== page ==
3 Historic UK Hotels You Must Stay In

The world is full of so many beautiful hotels; however, nothing can quite compare to the beauty and intrigue of a historic hotel. If the walls could talk there would be plenty of stories to be told, which is why we’re recommending three historic UK hotels you must stay in.

  1. 30 James Street, Liverpool

The story of RMS Titanic and her passengers has caused much intrigue since the ship sank on 15th April 1912, taking the lives of 705 people. It’s no surprise why 30 James Street has become a popular luxury Liverpool hotel, as the building once served as the famous liner’s port of registry.


30 James Street is the former headquarters of the White Star Line, which is the shipping company behind RMS Titanic, RMS Olympic and many more vessels. To commemorate the Grade II* listed building’s connection to the sunken vessel, 30 James Street now serves as a beautiful Titanic-themed hotel, with each room named after a passenger or link to the ship and the shipping company.

  1. Dalhousie Castle, Edinburgh

Dalhousie Castle is a centuries old property that’s played host to Queens in exile, infamous warlords and both foreign and domestic Kings. It is also the historic seat of the Ramsays of Dalhousie, with King Edward I staying with the family the castle during the thirteenth century.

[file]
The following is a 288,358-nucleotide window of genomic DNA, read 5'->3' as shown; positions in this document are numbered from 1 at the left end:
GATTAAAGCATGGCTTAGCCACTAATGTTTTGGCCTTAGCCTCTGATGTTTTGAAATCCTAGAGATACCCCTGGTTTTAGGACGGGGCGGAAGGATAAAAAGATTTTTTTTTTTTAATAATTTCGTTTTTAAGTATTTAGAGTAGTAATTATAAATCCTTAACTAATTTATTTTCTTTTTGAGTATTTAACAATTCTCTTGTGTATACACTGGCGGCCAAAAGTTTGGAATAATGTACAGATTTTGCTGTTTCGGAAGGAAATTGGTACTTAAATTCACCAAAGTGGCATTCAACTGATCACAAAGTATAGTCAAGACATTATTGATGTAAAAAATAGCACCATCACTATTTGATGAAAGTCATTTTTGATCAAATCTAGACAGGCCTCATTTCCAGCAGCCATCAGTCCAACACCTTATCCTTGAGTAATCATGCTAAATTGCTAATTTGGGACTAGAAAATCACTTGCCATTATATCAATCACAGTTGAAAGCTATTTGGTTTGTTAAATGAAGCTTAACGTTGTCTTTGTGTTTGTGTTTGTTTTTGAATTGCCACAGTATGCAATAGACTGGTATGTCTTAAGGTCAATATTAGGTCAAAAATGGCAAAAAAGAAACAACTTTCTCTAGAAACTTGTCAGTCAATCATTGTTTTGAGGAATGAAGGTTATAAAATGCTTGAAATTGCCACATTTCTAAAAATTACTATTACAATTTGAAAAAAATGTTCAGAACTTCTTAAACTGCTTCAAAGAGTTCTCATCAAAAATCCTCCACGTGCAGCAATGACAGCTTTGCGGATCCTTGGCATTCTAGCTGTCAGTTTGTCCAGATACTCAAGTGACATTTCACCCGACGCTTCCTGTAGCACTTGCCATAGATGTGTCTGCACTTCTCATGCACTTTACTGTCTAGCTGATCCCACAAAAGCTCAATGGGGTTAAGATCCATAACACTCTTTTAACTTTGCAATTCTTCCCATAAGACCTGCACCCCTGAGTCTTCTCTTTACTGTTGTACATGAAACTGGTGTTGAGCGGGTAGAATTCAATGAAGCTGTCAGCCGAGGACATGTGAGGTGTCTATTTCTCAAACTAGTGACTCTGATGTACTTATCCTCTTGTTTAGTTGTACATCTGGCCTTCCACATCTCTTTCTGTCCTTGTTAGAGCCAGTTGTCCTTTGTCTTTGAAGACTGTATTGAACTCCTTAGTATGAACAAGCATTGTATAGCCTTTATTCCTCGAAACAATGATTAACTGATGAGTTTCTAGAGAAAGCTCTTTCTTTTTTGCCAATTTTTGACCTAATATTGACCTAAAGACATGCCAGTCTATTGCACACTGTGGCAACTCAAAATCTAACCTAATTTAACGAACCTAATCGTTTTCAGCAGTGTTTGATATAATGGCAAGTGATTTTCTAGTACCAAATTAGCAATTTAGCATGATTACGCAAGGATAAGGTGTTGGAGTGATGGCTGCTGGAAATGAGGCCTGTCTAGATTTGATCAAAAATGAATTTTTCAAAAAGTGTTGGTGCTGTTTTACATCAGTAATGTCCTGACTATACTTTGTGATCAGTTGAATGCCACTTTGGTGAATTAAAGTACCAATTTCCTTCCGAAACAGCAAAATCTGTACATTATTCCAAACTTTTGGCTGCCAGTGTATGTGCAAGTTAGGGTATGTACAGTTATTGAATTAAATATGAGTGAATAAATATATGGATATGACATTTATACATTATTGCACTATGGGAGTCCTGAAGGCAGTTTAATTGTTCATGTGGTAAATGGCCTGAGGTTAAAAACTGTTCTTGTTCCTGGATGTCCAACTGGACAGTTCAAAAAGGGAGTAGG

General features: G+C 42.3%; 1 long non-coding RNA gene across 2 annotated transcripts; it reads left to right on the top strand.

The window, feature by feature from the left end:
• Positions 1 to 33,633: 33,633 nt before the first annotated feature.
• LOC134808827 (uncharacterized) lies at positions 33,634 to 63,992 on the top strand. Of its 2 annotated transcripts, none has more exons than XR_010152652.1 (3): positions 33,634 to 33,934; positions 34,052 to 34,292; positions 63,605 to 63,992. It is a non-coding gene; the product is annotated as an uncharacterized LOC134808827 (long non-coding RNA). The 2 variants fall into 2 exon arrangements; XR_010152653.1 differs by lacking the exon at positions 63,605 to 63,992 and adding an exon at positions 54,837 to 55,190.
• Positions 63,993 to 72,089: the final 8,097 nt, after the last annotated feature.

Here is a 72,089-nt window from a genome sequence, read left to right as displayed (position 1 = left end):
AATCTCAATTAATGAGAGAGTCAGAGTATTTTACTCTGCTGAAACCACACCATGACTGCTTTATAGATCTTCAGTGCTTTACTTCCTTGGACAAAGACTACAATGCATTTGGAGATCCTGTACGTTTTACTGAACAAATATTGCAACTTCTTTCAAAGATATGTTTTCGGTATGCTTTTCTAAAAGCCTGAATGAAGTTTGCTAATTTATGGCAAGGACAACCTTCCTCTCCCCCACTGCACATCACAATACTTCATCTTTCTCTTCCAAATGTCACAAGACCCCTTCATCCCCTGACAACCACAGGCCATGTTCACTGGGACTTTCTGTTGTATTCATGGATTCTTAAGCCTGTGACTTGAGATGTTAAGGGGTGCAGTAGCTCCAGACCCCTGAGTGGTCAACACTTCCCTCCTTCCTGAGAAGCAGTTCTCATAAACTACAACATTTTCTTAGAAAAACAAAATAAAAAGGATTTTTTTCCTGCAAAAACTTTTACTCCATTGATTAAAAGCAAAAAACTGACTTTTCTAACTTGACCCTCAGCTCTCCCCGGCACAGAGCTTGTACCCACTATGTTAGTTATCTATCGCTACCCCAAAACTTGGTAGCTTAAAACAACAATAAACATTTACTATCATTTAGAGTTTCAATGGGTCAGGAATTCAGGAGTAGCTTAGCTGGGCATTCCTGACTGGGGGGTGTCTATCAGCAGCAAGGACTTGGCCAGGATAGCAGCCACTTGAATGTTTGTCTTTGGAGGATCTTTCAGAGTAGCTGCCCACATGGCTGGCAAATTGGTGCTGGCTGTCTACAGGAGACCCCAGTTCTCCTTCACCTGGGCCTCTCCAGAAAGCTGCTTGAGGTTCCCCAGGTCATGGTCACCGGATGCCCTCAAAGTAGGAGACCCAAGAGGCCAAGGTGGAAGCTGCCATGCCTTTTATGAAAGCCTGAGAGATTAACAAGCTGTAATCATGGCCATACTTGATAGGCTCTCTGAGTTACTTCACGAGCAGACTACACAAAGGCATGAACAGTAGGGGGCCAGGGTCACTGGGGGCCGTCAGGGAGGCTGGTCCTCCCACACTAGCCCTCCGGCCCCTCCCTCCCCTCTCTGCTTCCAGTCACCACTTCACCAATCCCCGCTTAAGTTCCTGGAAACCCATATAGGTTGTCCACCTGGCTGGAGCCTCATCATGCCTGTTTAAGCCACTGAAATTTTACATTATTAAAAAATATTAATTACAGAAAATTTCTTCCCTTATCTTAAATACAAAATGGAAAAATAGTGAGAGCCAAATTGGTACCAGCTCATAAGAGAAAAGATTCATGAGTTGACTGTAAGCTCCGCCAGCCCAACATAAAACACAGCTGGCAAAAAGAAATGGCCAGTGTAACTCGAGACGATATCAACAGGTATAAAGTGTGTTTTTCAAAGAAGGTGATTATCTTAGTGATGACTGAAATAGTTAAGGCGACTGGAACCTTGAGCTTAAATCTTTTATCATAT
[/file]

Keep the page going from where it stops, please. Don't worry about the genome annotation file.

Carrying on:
Henry IV also laid siege to Dalhousie Castle for six months in 1400, which was the final time an English King personally besieged a Scottish castle. It was also in this very building that Ramsay saved the life of James I, who was soon to be the King of England and Scotland. Ramsay fortunately foiled the kidnap plot and killed the attacker.


Oliver Cromwell also used Dalhousie Castle as his military headquarters for the invasion of the lowlands in 1641.

The castle now serves as a luxurious 35 bedroom hotel, offering some themed accommodation to celebrate the castle’s heritage. You can also take a dip n the hydro pool or enjoy a relaxing sauna, steam room and a fantastic sun room. Staff also greet guests in the traditional Scottish attire of sporrans and kilts.

  1. The Feathers Hotel, Ludlow

The Feathers Hotel is steeped in history, as you only have to take a look at the building’s exterior to recognise the authentic Tudor style. The historical hotel and inn in Ludlow was built in 1619 by Rees Jones, a local lawyer, who came to the town to pursue a career at the “Council of the Marches”.


It is widely believed that Royalist soldiers lodged here during the English Civil War. Following the war, the property was converted into an inn by Thomas Jones, the son of a builder. It continued to run as an inn for approximately 200 years, and was also a venue for cockfighting. It wasn’t until 1863 that it became The Feathers Hotel, and the property still maintains all its original features, which is why the New York Times claimed it to be “the most handsome inn in the world”.

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Becky, Steve or the other two useless ones (shhh they won't read this) form part of the Openstories team, a collaborative travel blog that we use to dump our ideas, plans and experiences onto the worldwide web. We're honored that you're hear reading this, and we'd love to hear from you. Thanks for dropping by!